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January 17, 2014

Paragraph Formatting Dissection

Filed under: Main — Tags: — admin @ 12:01 am

A paragraph is anything from a single word to multiple run-on sentences. As master of those words, it’s your job to write them down and hopefully have them all make sense. As master of the document, it’s Word’s job to format that paragraph, adding space for readability as well as presentation.

While it seems like a simple thing to format a paragraph, in Word you’re not just dealing with a simple thing. A paragraph has multiple pieces and parts, each of which can be formatted or adjusted.

Figure 1 illustrates a typical paragraph in Word. I’ve called out the various formatting dojobbies associated with the paragraph.

Figure 1. Various things to format in and around a paragraph.

Figure 1. Various things to format in and around a paragraph.

The first thing to notice about a paragraph is its justification. The four varieties are shown in Figure 2: Left, Right, Centered, and Full. These aren’t really the kind of paragraph formatting items that drive people nuts. Well — they can be: Using tabs in a paragraph that’s fully justified can look really funky, but that’s a topic for another blog post.

Figure 2. Paragraph justification examples.

Figure 2. Paragraph justification examples.

From the typewriter days, line spacing is perhaps the most basic paragraph formatting option. As with a typewriter, you can space out lines of text within a paragraph at various intervals. The traditional single, double, and triple spacing commands are readily available. Being computer software, you can also direct Word to assign spacing in other intervals, either precisely or based on your whim. These commands are covered in my book, Word For Dummies.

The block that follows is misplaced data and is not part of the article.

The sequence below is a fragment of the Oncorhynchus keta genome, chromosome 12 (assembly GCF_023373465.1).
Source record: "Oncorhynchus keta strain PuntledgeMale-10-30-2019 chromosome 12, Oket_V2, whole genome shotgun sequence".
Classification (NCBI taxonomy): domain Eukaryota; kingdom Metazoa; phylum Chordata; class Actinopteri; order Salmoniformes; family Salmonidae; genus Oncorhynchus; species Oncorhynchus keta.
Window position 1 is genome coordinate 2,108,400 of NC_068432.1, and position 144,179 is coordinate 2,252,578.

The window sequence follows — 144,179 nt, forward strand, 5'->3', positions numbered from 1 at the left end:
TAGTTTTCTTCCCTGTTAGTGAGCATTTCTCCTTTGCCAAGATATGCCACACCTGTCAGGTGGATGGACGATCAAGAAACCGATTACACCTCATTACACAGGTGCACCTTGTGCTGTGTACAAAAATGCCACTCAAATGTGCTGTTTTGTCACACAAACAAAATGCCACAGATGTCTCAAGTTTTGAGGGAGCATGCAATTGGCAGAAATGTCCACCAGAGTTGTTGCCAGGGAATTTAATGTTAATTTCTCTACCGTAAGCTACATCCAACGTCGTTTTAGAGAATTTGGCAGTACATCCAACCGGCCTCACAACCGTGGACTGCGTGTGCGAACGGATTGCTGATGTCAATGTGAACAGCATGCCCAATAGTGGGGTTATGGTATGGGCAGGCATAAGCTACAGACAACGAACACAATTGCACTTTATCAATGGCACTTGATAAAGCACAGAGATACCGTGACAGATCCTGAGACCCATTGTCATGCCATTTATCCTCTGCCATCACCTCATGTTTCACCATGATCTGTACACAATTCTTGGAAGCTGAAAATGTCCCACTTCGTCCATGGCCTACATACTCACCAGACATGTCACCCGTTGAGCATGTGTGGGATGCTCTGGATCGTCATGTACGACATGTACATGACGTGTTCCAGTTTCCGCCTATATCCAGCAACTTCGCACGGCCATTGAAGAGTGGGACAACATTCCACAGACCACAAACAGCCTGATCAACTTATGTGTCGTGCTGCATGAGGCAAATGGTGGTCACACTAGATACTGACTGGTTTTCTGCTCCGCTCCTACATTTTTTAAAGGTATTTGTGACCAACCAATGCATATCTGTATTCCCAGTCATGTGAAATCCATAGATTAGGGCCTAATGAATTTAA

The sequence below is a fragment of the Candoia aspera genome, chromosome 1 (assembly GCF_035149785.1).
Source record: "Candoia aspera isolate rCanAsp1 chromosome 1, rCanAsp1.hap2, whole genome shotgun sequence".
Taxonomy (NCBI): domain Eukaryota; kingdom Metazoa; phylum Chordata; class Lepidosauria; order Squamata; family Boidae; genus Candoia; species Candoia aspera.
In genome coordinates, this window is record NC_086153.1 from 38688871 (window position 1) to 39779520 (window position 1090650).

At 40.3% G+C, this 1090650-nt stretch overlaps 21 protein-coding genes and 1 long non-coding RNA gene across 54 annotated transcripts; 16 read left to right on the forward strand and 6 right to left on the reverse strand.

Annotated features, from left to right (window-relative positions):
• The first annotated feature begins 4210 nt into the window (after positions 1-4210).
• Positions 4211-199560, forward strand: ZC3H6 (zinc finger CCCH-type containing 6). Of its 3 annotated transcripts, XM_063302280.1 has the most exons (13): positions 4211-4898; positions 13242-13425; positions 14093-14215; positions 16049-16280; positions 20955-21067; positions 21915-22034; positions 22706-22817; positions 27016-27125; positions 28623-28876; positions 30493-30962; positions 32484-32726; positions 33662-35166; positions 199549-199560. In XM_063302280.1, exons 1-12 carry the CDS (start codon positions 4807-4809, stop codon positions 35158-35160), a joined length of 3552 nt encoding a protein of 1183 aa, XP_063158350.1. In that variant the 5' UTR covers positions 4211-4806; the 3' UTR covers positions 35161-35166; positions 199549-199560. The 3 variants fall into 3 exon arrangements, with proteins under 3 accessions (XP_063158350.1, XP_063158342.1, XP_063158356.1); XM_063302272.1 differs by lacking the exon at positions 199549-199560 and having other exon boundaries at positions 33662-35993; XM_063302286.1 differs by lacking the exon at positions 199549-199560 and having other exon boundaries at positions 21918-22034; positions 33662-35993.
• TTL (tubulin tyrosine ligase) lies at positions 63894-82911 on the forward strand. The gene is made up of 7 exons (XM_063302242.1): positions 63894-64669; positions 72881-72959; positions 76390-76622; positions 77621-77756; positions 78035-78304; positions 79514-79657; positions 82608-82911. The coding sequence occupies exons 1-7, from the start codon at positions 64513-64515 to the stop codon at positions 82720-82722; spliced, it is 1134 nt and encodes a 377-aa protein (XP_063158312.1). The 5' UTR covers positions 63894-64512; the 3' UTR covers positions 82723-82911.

The other spacing that drives people nuts is the Before and After spacing. This type of padding has nothing to do with the paragraph internally, which is the domain of the Line Spacing commands. The Before and After spacing is extra padding added either before or after the paragraph, as shown in Figure 1.

For the great body of text, Before and After spacing isn’t really used. I’ll add After spacing if I’m writing something where the text is single-spaced. That makes the paragraphs more readable. Otherwise, the Before and After spacing is used primarily with headings, figures, tablets, and other non-conforming paragraphs. The spacing helps separate those elements from the body of text, aiding readability.

A paragraph also has margins. These margins are different from the page margins, which can also be a source of confusion. Click here for an earlier blog post that describes the differences between a page’s margins and a paragraph’s margins.

Finally, the paragraph’s first line can be special. You can indent that line, keep it even with the left margin, or “out-dent” the first line in what’s called a hanging indent. Configuring these options is covered in my book as well, but generally speaking they do play a role with regards to paragraph spacing.

For example, if you’re going to indent the first line of each paragraph, you don’t have to add space between the paragraphs. That’s because the indented first line aids in readability. But if you don’t indent the first line, I recommend that you add space after each paragraph. Again, that aids readability.

If you’re interested in more specific design issues, I recommend picking up a copy of Looking Good in Print by Roger C. Parker. It’s an excellent, to-the-point tome on how to create readable text and well-formatted documents.

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